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3 Reasons for Technical Presenters to Tell a Story

 

By Bob Goodyear

I’ve had the opportunity to train numerous technical sales teams on different soft skills, including stories. One of the techniques that I teach is the 5 C’s of storytelling, which I’ve written about previously. This is a difficult subject for many technical people. In every class, I generally get these 3 questions.

  1. When do I tell a story in a technical presentation?
  2. Why should I tell a story in a technical presentation?
  3. What kind of stories should I tell?

When to Tell a Story

The “traditional” technical sales presentation is usually a “data dump”. Because of that, audience expectations are usually very low.

Why is this? Well, there’s a belief that if a technical presenter uses stories during a presentation, he/she loses credibility. If you’re telling them, then you must be trivializing the subject.

Nothing could be further from the truth! Adding stories helps your audience be more interested in what you say.

Stories are always appropriate anywhere in a technical presentation. Use a story in the beginning as an opening to gain attention. Stories in the middle of your presentation can illustrate your next point. Close with a story instead of the traditional “Do you have any questions?” remark.

Why Tell a Story

It’s becoming more apparent that technologists MUST tell stories in order to be listened to.

In the book titled The Storyteller’s Secret: From TED Speakers to Business Legends, Why Some Ideas Catch On and Other Don’tthe author, Carmine Gallo, says the following:

“Technologists and scientists no longer talk to just their peers. If they can’t explain the benefits of their products to consumers, their ideas won’t catch on. They must translate the language of bits and bytes into a story every consumer understands.”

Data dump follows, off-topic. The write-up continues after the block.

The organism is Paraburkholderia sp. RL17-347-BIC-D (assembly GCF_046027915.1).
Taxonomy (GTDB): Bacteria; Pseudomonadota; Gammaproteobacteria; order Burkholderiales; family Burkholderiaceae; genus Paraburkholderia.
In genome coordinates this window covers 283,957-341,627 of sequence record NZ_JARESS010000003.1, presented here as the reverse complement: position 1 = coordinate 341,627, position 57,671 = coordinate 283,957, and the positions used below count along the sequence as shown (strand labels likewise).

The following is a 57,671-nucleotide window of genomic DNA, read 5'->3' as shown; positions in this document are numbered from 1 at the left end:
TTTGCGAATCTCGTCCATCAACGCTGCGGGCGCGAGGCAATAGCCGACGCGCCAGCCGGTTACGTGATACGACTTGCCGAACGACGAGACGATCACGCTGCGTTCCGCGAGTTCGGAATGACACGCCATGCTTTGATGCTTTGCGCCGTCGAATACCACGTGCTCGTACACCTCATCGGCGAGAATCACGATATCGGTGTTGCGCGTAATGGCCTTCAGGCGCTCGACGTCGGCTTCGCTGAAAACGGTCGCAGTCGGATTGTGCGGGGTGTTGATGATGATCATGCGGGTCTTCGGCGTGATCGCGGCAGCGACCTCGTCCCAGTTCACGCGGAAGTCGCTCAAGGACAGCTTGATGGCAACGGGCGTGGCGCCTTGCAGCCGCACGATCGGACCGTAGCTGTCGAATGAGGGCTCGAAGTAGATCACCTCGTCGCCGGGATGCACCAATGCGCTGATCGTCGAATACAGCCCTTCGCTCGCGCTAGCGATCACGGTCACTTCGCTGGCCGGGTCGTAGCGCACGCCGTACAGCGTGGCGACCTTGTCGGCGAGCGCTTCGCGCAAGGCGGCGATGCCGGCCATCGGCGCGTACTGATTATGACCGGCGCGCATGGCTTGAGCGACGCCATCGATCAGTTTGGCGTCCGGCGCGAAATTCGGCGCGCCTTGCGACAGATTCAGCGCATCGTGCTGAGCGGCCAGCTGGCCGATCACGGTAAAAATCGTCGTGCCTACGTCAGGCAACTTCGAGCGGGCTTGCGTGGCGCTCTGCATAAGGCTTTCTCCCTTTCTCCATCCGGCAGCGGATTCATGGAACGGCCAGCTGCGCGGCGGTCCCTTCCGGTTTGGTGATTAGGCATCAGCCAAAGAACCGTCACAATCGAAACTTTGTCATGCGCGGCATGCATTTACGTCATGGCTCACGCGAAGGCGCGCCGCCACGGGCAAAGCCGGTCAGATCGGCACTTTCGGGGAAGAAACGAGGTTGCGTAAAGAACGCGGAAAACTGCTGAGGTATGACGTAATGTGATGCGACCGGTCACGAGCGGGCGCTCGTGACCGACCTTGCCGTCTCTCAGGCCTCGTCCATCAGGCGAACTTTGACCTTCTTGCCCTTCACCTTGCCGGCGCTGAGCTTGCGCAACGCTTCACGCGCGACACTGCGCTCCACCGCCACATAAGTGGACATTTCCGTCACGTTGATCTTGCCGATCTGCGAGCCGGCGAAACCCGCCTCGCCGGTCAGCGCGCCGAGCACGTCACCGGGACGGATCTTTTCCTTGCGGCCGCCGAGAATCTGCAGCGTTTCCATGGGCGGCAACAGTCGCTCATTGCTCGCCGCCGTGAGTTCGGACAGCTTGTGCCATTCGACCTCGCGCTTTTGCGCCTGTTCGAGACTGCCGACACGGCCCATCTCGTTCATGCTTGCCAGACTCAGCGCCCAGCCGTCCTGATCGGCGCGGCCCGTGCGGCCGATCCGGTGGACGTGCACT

According to this, we need to tell stories so that our consumers, or customers, can understand what we’re talking about. Anytime you are talking about something that might be difficult to understand, find a story that will help explain it!

What Kind of Stories

One type of story you can use is an analogy. Describe something that your audience understands and relate it to the concept you’re explaining. A simple one that I’ve used is to compare a filing cabinet to a computer file system. I compare the file cabinet to a file system, the drawers to directories, folders to sub-directories, etc. I know this has been used a lot but it’s easy to explain and understand.

Customer success stories are great to show the value of a product or feature. When you can show how someone else is successfully using the feature you’re describing then your audience can see an application to the concept. It shows the concept you’re explaining as being useful.

Using the 5 C’s to create stories will make them stand out and also make them easy to tell. How would you answer these questions? Share your thoughts with me in the Comments section.

 

Bob Goodyear is a veteran speaker on technology who understands the communications challenges that technical professionals face. Find out how Bob can help your organization with its presentation. Reach Bob by email or by phone at 404.790.5855.

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